six brown glass bottles containing beauty products are grouped and all bottles have blank labels illustrating white label

Private Label vs. White Label

As consumers feel the pinch of inflation, many are turning to private retail and grocery labels to help stretch their dollars. Both private and white labeling are lucrative options for eCommerce merchants. Here we weigh the pros and cons so you can decide what's best for your business.

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Looking for a new product to sell? If so, private labeling or white labeling could be a great new business model to dive into. But private and white label products are different from one another — and if you’re an eCommerce seller or retailer, it’s important to know the difference.

As inflation continues to affect shoppers and merchants alike, consumers are turning to private label products to help stretch their budgets.

In this article we’ll talk about the differences between private and white label products, and then highlight the pros and cons of each option.

What Is Private Label?

Private label goods are products that are sourced from a manufacturer or wholesaler and then sold exclusively under a certain brand. Think Walmart’s Great Value brand or Target’s Up & Up brand or Costco’s Kirkland Signature products. The retailer has the freedom to make slight alterations to the product, like the certain ingredients, color, size, etc. to make it unique to their store.

Unlike other name brands (think: Tylenol, Kleenex, etc.), private products are not sold across multiple retailers. Private brands are oftentimes more affordable than name brands, but they can also be sold at a premium price.

What Is White Label?

Brands source white label goods from a manufacturer or wholesaler and sold under many different brands at many different stores.

Every retailer resells the product under its own branding, but they do not make any changes to the product itself. Pricing for these products may vary depending on the specific retailer’s brand and chosen markup.

Private Label vs. White Label

A collection illustrating private label products

Private label and white label goods are both sourced from a manufacturer or wholesaler and then sold under a brand name. The difference is that private label products sell exclusively under one brand, while white label products sell across a number of different brands and retailers. 

Retailers can alter private products to make them unique to their brand. White label products cannot be modified. 

Private Label Pros and Cons

If you’re a product manager trying to decide between selling private or white label products, it can be helpful to weigh the pros and cons. Here are some important things to note about private label products:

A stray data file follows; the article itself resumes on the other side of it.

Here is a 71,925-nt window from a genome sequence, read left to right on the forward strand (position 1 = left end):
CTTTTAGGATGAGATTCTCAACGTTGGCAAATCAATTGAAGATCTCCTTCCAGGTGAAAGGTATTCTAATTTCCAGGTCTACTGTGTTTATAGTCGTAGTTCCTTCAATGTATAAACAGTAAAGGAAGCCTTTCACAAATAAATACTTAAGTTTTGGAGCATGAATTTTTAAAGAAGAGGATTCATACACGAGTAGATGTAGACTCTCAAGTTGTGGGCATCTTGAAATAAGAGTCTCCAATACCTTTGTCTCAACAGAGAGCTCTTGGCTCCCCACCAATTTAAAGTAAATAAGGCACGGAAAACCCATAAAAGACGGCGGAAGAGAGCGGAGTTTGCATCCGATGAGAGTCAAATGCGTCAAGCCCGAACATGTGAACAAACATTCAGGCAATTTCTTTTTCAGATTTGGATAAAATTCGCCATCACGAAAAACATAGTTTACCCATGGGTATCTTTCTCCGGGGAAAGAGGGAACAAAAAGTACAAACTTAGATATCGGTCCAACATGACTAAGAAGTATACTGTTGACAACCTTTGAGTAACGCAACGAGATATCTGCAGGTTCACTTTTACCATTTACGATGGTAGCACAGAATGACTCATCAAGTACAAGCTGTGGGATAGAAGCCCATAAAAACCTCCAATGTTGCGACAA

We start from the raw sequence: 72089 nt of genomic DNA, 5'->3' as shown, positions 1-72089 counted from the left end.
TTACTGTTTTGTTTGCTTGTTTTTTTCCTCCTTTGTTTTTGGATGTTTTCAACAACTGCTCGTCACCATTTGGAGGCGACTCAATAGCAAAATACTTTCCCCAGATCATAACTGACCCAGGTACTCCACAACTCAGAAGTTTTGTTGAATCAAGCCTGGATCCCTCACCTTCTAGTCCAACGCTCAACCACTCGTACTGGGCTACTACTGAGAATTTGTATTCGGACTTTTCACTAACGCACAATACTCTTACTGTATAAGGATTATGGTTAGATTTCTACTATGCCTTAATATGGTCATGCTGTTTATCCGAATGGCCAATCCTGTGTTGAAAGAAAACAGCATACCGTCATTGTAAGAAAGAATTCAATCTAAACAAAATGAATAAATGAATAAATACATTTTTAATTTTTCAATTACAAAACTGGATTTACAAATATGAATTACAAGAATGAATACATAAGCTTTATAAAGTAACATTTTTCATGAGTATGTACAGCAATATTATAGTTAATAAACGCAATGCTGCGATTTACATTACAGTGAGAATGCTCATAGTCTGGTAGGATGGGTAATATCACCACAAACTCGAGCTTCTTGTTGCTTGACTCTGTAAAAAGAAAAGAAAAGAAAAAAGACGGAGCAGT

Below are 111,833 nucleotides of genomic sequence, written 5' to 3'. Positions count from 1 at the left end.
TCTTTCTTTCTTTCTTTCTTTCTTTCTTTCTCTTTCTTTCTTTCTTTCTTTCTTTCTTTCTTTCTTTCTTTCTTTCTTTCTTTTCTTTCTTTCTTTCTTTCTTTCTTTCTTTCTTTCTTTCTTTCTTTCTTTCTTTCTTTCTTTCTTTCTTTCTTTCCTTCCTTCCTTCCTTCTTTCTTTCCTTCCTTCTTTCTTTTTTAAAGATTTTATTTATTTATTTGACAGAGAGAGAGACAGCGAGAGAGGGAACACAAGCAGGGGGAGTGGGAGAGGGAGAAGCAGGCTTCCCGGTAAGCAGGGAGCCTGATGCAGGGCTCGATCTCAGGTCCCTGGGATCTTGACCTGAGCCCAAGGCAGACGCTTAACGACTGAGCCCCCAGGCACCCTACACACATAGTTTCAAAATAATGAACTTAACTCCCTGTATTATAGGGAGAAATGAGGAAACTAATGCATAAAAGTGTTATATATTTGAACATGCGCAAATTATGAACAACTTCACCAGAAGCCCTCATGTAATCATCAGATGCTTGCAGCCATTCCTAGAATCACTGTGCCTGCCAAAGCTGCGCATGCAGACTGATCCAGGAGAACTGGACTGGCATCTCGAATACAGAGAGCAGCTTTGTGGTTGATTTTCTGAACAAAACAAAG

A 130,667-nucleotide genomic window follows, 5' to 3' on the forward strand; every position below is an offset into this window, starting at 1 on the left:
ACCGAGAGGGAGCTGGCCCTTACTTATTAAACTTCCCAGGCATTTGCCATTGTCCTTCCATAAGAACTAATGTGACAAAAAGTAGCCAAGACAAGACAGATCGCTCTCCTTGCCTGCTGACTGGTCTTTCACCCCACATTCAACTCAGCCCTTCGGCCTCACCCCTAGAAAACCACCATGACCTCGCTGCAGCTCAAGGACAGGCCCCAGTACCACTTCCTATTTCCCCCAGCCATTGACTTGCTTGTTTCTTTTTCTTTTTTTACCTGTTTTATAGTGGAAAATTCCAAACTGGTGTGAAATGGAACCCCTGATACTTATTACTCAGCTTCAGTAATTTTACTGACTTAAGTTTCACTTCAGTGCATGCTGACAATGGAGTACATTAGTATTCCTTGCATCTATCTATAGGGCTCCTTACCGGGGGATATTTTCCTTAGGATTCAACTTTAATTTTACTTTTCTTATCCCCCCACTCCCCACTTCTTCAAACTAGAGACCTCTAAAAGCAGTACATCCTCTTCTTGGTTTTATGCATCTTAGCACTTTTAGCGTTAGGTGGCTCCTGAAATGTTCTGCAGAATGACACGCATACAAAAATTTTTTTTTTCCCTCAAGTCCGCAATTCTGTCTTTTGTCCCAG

• Greater customization. Private label products can be completely designed according to the vision of the buyer. The product’s size, color, packaging, labeling, etc. are modifiable.
  • Greater exclusivity. Private products sell under just one brand at just one store or chain. Therefore these products offer a greater sense of exclusivity, which can be appealing to buyers.
  • Can fill a niche. Oftentimes, private label goods fill a unique market niche.


  • Longer turnaround times. Private label products are customizable. Therefore, manufacturing and time-to-market is longer than with white label goods.
  • More upfront work. Private label products are great for retailers who have ideas on how to customize or alter a product. Merchants not interested in customization need not spend unnecessary time on modification.
  • Branding matters. The success of a private product usually depends on the retailer’s branding and marketing. Customers may be more wary of a store’s brand, unless they have already established trust and loyalty.

White Label Pros and Cons

Just as private label products have pros and cons, white label products have their own benefits and disadvantages. Here are some key things to consider when choosing between private labeling and white labeling:


  • Faster turnaround times. Because white label products don’t require customization, they have a fast time-to-market and launch in mass quantities.
  • Less upfront work. Manufacturing and selling white label products is more straightforward, since there isn’t any customization.
  • Less upfront investment. White label products are sometimes more affordable to source and purchase.


  • Less customization options. For retailers that want to be able to make changes to a product, the lack of customization can be a downside of white labeling.
  • No exclusivity. Customers can find the same white label products across many different retailers, meaning the products don’t offer any feeling of exclusivity.

Which Option Is Right for You?

If you’re a manufacturer with an established brand, a big budget and plenty of time to bring a product to market, private labeling can be a lucrative business opportunity. However, if you’re a newer brand looking to bring products to market on a tight budget or short timetable, white labeling may be the best option for you.

In any case, either business model offers an easier, more affordable way to market and sell products without the hassle of product design, development and manufacturing.

Want to learn more about how Scalefast can help your business succeed? Schedule a demo today. 

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